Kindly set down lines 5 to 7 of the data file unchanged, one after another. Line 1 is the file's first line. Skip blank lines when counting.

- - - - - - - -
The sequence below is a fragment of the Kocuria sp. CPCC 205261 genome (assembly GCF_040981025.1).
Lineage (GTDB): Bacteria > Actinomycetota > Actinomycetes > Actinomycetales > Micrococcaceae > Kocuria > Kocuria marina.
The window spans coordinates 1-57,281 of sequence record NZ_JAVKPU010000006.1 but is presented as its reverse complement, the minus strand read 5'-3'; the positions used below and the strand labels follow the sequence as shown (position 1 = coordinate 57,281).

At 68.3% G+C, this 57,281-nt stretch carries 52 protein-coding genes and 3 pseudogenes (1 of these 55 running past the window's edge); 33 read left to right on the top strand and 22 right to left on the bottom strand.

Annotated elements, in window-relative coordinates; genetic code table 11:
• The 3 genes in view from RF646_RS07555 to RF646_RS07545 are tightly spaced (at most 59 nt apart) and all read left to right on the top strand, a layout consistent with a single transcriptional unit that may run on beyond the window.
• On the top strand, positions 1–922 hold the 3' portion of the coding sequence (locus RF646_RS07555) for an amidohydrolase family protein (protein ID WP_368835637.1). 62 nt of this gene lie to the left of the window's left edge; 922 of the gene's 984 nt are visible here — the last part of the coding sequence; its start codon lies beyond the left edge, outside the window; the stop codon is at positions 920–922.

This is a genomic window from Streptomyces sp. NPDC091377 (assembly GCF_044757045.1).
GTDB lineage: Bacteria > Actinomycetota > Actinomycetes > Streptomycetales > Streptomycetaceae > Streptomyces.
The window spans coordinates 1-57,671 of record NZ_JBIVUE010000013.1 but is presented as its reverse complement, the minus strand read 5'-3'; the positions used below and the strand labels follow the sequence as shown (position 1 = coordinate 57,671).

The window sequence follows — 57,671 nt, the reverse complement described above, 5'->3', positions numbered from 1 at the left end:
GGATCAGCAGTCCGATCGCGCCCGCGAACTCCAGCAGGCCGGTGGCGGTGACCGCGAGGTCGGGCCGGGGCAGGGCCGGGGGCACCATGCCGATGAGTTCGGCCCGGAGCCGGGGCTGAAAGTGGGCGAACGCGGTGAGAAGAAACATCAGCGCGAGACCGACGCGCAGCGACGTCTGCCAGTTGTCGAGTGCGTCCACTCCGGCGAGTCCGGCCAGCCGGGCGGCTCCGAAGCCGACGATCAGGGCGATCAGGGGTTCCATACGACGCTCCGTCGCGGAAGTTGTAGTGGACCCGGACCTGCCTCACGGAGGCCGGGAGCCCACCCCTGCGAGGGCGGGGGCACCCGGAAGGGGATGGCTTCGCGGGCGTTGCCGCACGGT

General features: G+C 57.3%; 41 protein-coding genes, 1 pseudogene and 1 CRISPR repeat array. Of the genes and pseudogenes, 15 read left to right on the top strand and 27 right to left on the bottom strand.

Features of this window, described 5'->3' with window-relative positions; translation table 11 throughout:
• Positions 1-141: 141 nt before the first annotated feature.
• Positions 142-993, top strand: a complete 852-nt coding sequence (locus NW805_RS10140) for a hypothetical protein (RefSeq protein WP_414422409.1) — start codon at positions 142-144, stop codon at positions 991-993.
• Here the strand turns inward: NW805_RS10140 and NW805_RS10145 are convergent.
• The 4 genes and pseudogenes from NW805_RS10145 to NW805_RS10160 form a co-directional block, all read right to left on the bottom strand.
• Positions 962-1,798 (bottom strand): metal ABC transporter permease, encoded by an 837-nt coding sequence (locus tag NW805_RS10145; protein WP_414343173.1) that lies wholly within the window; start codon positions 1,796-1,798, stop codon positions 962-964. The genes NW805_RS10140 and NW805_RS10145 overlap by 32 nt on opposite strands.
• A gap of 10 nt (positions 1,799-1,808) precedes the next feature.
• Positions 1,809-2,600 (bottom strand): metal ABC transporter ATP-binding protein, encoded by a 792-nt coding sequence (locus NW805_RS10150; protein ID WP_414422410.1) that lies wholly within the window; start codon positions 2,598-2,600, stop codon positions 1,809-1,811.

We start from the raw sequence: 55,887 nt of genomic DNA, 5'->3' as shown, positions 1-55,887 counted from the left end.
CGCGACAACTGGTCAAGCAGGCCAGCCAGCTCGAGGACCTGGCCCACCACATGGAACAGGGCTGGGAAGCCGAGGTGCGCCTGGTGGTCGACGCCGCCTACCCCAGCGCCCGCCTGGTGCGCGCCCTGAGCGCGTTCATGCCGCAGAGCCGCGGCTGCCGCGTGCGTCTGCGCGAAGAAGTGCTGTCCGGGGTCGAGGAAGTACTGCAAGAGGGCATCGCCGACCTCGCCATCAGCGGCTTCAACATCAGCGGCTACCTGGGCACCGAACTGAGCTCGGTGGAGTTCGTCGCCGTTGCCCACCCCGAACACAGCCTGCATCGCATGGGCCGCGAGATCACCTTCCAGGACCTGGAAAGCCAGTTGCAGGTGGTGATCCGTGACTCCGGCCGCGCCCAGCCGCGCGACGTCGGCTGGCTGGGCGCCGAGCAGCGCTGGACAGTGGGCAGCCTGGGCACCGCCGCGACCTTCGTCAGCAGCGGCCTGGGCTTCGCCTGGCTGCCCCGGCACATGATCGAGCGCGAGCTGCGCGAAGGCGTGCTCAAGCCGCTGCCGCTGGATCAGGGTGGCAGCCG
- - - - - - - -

Annotated elements, in window-relative coordinates; genetic code table 11:
• The 3 genes in view from RF646_RS07555 to RF646_RS07545 are tightly spaced (at most 59 nt apart) and all read left to right on the top strand, a layout consistent with a single transcriptional unit that may run on beyond the window.
• On the top strand, positions 1–922 hold the 3' portion of the coding sequence (locus RF646_RS07555) for an amidohydrolase family protein (protein ID WP_368835637.1). 62 nt of this gene lie to the left of the window's left edge; 922 of the gene's 984 nt are visible here — the last part of the coding sequence; its start codon lies beyond the left edge, outside the window; the stop codon is at positions 920–922.